As a tie-in to celebrate the fiftieth anniversary of Star Trek: The Original Series, Simon and Schuster released a new trilogy by three different authors. The second book, Best Defense, is by David Mack, a veteran Star Trek writer, who continues the story started by Greg Cox in Captain to Captain.
The story in the second book gets more complicated as Kirk and the Enterprise go after the Transfer Key stolen by a member of the Romulan Tal Shiar who had infiltrated the Enterprise as Kirk’s yeoman. The Transfer Key is a dangerous piece of alien technology from another universe that had been hidden on board the Enterprise by all of its captains and first officers since the days of Captain April.
To complicate matters, the Enterprise is called to a complex peace conference between the Klingons and the Federation. Spock’s father Sarek is conducting the negotiations for the Federation and calls for the Enterprise when a Klingon battle cruiser shows up. Negotiations are going poorly, and to complicate matters, a cloaked Romulan ship is using the Transfer Key to pull away members of the Klingon delegation and drop them into another universe in an attempt to make sure there is no peace between the Klingons and the Federation.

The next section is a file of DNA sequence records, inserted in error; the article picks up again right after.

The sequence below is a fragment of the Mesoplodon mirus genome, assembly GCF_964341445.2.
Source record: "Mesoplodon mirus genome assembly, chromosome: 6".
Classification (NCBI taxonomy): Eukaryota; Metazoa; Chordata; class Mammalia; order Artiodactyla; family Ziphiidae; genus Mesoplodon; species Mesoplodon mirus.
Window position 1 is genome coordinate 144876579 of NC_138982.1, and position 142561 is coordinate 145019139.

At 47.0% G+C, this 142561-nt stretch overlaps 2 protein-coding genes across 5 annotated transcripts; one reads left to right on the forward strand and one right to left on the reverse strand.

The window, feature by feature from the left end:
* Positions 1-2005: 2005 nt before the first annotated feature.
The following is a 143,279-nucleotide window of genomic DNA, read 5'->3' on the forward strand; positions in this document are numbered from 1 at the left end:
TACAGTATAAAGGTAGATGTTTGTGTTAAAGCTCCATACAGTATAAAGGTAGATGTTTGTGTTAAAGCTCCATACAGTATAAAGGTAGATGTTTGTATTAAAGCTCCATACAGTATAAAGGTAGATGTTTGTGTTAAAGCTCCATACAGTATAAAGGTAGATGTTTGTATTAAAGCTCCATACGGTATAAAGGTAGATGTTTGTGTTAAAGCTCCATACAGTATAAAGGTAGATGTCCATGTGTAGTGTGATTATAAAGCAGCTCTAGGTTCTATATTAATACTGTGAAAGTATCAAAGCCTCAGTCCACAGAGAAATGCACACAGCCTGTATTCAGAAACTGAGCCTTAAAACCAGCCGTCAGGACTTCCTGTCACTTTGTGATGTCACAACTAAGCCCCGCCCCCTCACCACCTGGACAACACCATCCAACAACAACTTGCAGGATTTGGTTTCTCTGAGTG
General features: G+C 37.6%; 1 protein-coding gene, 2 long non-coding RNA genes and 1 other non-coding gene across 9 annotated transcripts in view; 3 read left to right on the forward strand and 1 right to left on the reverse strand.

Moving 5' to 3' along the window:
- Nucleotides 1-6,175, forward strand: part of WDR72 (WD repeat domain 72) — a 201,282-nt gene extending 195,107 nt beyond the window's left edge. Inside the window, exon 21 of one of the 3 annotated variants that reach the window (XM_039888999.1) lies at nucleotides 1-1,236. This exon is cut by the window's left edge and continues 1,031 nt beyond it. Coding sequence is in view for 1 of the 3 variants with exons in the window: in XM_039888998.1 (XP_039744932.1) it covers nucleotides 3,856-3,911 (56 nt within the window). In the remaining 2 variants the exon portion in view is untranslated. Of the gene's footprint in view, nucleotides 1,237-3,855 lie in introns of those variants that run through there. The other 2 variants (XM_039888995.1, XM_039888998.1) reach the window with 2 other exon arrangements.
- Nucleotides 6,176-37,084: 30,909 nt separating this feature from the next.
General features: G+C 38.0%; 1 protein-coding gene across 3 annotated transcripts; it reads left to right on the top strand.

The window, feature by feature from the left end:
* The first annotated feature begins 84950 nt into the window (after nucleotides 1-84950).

The city where the negotiations are taking place is New Athens, where Dr. McCoy’s estranged daughter is in nursing school. As the plot unfolds, not only is the Enterprise in danger, but so are the lives of loved ones on the planet, as well as the military security of both the Federation and the Klingon Empire.
I don’t want to give away any more of the plot, but the book is written in multiple points of view, so the reader knows what’s happening with all the groups involved. It’s well done and easy to follow and makes the action all the more tense as you skip from group to group. I really enjoyed Greg Cox’s first book in this trilogy and I was worried about how the story would be continued by another author, but David Mack does a masterful job with the second book and weaving together all it’s various plotlines which cover two crews, two universes, as well as various individuals.
It’s a lot of balls to juggle and Mack manages to keep them all in the air without the reader getting lost in the confusion. I’m very excited to read the conclusion of the series and I hope Dayton Ward and Kevin Dilmore can conclude it with the same skill that the previous two authors have shown.
Have you read the Legacies trilogy? Let us know what you think in the comments below.